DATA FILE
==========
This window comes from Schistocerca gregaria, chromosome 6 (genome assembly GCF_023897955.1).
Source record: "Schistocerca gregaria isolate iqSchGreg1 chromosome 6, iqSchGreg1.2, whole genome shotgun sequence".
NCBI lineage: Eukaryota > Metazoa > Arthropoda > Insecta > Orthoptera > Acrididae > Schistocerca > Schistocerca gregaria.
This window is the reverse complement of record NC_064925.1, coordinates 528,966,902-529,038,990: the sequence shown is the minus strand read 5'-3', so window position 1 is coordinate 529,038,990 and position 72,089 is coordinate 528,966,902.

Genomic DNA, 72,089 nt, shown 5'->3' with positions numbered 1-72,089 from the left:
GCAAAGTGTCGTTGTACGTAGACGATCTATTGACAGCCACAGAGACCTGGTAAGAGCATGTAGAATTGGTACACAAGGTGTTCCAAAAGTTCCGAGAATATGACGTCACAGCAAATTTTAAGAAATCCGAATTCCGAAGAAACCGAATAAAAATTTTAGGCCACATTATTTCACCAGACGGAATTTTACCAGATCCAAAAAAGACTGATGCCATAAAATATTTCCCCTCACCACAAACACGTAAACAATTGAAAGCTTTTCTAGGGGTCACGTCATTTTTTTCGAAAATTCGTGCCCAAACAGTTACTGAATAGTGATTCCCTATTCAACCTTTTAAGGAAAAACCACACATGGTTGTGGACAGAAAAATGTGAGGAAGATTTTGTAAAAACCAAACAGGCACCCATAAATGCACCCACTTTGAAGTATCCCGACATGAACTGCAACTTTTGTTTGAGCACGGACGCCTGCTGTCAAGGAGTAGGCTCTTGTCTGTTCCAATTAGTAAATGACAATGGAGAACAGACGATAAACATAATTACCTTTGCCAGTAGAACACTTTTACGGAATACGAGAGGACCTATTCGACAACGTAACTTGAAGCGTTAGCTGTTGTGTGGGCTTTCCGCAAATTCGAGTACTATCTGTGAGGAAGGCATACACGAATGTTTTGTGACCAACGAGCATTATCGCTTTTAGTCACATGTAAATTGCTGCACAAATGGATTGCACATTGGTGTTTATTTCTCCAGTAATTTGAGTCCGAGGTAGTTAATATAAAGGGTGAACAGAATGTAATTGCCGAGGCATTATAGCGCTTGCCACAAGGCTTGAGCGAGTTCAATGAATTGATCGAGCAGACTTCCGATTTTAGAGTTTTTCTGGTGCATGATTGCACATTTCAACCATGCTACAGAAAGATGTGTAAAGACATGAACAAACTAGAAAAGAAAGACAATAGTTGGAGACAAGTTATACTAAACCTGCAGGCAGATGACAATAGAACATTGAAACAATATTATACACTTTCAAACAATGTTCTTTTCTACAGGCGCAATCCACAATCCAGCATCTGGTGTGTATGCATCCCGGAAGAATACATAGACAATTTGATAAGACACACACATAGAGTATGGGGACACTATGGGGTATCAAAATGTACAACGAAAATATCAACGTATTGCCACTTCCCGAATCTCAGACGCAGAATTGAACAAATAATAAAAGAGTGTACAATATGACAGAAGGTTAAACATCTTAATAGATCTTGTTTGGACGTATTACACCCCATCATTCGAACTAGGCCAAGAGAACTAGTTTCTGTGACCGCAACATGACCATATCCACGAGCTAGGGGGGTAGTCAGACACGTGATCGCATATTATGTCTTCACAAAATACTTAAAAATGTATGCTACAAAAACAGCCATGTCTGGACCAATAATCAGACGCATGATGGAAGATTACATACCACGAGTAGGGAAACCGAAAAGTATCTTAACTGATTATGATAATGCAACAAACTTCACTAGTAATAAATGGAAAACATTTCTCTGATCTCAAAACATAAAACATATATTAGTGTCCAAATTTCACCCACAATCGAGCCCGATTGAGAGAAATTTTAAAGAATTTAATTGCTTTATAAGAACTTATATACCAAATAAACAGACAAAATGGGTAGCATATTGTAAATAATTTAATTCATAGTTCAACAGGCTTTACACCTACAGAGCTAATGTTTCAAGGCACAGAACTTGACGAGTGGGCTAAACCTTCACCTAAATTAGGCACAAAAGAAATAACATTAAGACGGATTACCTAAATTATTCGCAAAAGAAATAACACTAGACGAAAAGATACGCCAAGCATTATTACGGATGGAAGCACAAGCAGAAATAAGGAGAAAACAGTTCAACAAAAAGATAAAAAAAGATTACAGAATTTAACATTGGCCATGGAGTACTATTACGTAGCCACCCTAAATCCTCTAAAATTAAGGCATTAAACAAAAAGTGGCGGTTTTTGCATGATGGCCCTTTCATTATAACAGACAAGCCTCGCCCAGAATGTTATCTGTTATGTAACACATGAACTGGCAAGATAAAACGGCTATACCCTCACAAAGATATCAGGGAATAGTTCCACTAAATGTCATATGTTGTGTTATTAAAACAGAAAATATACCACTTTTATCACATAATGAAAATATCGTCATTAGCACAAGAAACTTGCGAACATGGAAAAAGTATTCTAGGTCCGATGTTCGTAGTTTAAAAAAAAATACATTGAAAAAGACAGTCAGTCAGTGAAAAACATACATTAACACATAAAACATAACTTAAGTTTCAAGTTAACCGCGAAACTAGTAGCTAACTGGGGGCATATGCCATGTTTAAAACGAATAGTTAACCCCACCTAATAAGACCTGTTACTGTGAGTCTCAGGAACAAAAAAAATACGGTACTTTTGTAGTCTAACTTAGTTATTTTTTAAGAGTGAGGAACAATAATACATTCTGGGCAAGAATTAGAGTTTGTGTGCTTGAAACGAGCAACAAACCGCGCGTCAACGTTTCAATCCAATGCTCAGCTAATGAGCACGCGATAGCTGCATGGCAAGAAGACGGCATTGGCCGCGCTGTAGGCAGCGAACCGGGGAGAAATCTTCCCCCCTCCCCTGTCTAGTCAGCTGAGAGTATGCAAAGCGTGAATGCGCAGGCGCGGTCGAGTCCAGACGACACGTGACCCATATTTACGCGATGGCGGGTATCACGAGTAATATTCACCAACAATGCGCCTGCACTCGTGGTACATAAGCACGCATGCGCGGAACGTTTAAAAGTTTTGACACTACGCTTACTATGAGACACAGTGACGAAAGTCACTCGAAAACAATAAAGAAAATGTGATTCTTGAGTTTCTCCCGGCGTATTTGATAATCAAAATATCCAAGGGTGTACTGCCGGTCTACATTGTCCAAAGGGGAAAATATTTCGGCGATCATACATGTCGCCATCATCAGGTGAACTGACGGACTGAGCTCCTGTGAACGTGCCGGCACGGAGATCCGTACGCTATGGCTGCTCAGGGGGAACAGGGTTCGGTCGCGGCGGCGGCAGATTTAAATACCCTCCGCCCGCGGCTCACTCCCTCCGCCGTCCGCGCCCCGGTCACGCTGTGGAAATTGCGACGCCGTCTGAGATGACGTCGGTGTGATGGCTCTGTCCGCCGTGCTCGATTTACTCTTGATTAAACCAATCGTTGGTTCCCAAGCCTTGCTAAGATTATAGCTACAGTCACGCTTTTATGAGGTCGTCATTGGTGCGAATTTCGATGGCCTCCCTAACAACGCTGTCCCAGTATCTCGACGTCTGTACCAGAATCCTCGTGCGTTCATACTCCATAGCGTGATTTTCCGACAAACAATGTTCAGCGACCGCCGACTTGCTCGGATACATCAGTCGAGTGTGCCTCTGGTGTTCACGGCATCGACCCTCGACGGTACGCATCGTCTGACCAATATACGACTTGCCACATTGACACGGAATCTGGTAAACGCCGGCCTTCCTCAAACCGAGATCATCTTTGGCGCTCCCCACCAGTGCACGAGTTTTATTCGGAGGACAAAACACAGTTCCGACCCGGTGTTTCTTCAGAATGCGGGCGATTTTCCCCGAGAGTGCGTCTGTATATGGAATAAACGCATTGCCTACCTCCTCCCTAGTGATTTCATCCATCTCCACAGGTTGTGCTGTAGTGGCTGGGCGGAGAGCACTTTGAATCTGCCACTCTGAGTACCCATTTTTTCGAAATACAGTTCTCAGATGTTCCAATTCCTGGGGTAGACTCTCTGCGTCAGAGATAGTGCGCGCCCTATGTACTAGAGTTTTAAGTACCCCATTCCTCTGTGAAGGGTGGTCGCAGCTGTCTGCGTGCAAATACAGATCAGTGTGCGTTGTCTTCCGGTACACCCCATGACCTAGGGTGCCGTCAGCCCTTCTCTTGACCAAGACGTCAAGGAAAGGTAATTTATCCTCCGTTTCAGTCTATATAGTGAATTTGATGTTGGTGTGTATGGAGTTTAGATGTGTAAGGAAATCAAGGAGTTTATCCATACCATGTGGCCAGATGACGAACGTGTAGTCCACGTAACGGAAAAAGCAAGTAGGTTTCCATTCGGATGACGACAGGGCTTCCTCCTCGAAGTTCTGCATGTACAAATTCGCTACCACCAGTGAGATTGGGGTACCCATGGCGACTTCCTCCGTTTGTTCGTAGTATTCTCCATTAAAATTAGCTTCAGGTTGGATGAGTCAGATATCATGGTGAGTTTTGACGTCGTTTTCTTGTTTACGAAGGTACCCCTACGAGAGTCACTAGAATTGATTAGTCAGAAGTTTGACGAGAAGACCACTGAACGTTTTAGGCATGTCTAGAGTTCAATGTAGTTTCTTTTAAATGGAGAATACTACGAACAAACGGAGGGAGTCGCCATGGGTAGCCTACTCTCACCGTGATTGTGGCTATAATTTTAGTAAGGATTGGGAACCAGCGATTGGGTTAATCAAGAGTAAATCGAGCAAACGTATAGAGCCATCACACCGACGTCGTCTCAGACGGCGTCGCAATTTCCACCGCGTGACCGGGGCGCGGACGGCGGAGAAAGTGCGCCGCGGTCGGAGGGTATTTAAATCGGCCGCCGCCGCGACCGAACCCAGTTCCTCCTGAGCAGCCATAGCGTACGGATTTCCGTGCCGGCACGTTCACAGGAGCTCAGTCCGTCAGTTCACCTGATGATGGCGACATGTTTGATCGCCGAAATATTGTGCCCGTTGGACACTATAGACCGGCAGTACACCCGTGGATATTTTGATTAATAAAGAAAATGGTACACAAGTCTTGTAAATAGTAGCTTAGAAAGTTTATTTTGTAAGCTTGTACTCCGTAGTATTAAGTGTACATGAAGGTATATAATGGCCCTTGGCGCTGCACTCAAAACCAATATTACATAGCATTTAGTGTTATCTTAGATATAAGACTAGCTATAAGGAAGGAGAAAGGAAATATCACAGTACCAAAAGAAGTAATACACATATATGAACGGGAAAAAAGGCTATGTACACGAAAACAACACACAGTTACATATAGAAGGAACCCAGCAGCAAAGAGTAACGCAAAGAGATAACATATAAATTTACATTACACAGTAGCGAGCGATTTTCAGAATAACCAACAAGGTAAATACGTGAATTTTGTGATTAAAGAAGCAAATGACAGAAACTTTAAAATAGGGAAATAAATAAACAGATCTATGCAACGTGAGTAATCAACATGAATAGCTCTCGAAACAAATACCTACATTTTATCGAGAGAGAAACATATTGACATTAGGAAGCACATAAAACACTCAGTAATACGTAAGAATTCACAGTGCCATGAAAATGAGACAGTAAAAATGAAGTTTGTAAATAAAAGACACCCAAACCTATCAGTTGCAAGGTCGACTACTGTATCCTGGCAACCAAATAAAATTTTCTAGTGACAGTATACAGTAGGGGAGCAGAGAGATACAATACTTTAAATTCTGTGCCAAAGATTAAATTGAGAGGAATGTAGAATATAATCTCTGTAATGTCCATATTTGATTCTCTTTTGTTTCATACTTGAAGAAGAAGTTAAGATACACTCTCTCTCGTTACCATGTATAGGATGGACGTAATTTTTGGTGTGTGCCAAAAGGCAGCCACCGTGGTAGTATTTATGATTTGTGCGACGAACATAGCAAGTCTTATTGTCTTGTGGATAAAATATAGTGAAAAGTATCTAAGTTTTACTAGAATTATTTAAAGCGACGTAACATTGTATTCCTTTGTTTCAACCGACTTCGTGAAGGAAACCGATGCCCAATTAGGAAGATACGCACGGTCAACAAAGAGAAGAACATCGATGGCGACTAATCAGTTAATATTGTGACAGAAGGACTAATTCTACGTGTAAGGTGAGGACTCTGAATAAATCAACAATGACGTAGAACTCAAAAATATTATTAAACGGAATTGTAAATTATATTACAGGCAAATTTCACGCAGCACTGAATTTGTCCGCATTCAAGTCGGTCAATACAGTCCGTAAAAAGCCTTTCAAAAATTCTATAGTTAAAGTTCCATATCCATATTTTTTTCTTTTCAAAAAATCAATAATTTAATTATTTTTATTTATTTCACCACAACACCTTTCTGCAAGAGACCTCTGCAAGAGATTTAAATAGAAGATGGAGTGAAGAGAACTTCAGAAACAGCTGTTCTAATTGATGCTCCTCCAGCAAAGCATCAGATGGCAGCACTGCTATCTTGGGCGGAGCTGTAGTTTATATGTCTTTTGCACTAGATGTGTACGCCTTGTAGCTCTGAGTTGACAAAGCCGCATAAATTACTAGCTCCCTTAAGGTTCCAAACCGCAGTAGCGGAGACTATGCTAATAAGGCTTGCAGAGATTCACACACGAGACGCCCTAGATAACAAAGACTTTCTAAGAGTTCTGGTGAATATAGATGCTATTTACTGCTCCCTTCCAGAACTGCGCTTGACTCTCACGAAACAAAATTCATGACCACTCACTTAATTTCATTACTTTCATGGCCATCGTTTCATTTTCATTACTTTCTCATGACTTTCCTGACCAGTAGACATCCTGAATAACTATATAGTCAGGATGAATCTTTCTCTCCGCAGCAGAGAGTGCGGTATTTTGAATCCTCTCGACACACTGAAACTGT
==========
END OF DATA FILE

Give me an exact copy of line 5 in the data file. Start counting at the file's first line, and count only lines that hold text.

Genomic DNA, 72,089 nt, shown 5'->3' with positions numbered 1-72,089 from the left: